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Minimum Wages are Economically (and Ethically) Indefensible

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This young correspondent is bulldoggish in defending minimum wages.

Mr. A___:

I’m curious why you’re so attached to the case for the minimum wage.

I can understand why labor unions support the minimum wage. (By making the competition artificially costly, it boosts demand for higher-paid unionized workers.) I can understand why well-meaning but economically uninformed people support it. (Failing to understand the causes and consequences of prices and wages, minimum wages strike them as sensible.) I can understand why politicians support the minimum wage. (As H.L. Mencken noted, they’d support cannibalism if they believed that doing so would improve their electoral prospects.)

But I cannot understand why any well-meaning person well-trained in economics supports such legislation.

Pardon me for being blunt: Whenever I encounter a well-meaning economist claim that government-enforced minimum wages are an effective means of improving the economic lot of low-paid workers, my reaction is the same as it would be were I to encounter a well-meaning physician claim that an effective means of weight-loss for overweight people is to cut off their legs just beneath the knees. Problem solved: each overweight person now weighs less than before!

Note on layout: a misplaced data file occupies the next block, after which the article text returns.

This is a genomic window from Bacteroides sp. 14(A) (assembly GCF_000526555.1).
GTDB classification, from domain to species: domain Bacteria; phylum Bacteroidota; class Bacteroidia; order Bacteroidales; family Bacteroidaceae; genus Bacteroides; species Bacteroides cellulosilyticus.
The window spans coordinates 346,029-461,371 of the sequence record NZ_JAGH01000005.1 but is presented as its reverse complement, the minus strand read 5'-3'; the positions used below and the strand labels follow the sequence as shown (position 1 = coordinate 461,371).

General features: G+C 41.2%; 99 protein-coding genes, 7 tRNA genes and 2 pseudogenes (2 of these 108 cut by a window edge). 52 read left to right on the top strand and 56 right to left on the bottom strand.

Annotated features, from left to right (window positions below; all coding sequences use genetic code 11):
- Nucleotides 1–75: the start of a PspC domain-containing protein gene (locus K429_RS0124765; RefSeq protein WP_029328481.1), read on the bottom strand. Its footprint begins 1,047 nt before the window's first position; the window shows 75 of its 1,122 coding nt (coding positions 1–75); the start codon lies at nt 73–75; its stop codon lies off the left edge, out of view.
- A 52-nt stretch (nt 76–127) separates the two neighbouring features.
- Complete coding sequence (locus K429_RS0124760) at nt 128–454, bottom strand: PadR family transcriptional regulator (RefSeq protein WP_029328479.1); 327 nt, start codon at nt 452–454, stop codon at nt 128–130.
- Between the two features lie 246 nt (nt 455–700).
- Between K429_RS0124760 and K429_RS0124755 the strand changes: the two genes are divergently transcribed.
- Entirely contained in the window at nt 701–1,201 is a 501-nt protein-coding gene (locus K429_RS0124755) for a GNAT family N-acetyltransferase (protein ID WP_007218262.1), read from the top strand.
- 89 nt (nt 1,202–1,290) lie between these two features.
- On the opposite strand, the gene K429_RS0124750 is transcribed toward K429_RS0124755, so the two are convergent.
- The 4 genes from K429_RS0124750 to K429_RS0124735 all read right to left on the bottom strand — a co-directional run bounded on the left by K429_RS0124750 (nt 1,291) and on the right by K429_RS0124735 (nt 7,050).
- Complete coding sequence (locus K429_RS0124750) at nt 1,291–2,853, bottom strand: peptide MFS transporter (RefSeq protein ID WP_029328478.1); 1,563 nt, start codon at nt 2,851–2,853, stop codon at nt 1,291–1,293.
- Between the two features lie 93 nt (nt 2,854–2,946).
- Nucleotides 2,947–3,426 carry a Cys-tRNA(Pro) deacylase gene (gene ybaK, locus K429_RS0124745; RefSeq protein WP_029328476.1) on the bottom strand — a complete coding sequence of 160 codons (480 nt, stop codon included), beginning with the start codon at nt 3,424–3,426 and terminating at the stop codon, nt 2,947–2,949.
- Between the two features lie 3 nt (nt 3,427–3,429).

And just as my assessment of this physician would not improve if he explains that, in theory, it’s possible that all overweight people have gangrenous lower limbs requiring amputation, my assessment of pro-minimum-wage economists does not improve when they explain that it’s possible that all or most employers of low-wage workers have monopsony power.

Such rejection of reality isn’t scientific; it’s motivated reasoning in service to ideological dogmatism.

Sincerely,
Donald J. Boudreaux
Professor of Economics
and
Martha and Nelson Getchell Chair for the Study of Free Market Capitalism at the Mercatus Center
George Mason University
Fairfax, VA 22030

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